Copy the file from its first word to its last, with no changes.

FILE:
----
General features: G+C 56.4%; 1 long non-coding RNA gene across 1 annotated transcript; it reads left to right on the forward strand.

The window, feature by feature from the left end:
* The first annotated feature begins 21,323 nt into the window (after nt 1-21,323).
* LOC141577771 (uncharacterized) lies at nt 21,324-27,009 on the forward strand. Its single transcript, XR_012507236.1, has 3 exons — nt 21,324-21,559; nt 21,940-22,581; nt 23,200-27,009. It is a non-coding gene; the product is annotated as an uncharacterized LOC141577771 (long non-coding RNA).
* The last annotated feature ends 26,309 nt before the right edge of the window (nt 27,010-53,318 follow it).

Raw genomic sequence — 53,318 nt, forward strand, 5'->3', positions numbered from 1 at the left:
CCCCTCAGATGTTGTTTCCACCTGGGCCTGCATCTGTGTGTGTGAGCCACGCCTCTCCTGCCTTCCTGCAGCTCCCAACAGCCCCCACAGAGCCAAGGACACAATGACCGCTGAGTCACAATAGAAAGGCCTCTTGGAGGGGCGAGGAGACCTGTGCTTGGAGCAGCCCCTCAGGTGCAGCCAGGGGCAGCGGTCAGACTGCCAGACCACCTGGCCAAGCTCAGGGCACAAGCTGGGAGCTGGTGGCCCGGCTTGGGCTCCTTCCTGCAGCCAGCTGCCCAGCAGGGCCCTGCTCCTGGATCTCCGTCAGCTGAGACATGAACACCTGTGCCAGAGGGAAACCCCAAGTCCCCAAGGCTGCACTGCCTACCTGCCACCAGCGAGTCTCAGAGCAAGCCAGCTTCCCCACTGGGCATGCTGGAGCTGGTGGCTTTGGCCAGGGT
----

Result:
General features: G+C 56.4%; 1 long non-coding RNA gene across 1 annotated transcript; it reads left to right on the forward strand.

The window, feature by feature from the left end:
* The first annotated feature begins 21,323 nt into the window (after nt 1-21,323).
* LOC141577771 (uncharacterized) lies at nt 21,324-27,009 on the forward strand. Its single transcript, XR_012507236.1, has 3 exons — nt 21,324-21,559; nt 21,940-22,581; nt 23,200-27,009. It is a non-coding gene; the product is annotated as an uncharacterized LOC141577771 (long non-coding RNA).
* The last annotated feature ends 26,309 nt before the right edge of the window (nt 27,010-53,318 follow it).

Raw genomic sequence — 53,318 nt, forward strand, 5'->3', positions numbered from 1 at the left:
CCCCTCAGATGTTGTTTCCACCTGGGCCTGCATCTGTGTGTGTGAGCCACGCCTCTCCTGCCTTCCTGCAGCTCCCAACAGCCCCCACAGAGCCAAGGACACAATGACCGCTGAGTCACAATAGAAAGGCCTCTTGGAGGGGCGAGGAGACCTGTGCTTGGAGCAGCCCCTCAGGTGCAGCCAGGGGCAGCGGTCAGACTGCCAGACCACCTGGCCAAGCTCAGGGCACAAGCTGGGAGCTGGTGGCCCGGCTTGGGCTCCTTCCTGCAGCCAGCTGCCCAGCAGGGCCCTGCTCCTGGATCTCCGTCAGCTGAGACATGAACACCTGTGCCAGAGGGAAACCCCAAGTCCCCAAGGCTGCACTGCCTACCTGCCACCAGCGAGTCTCAGAGCAAGCCAGCTTCCCCACTGGGCATGCTGGAGCTGGTGGCTTTGGCCAGGGT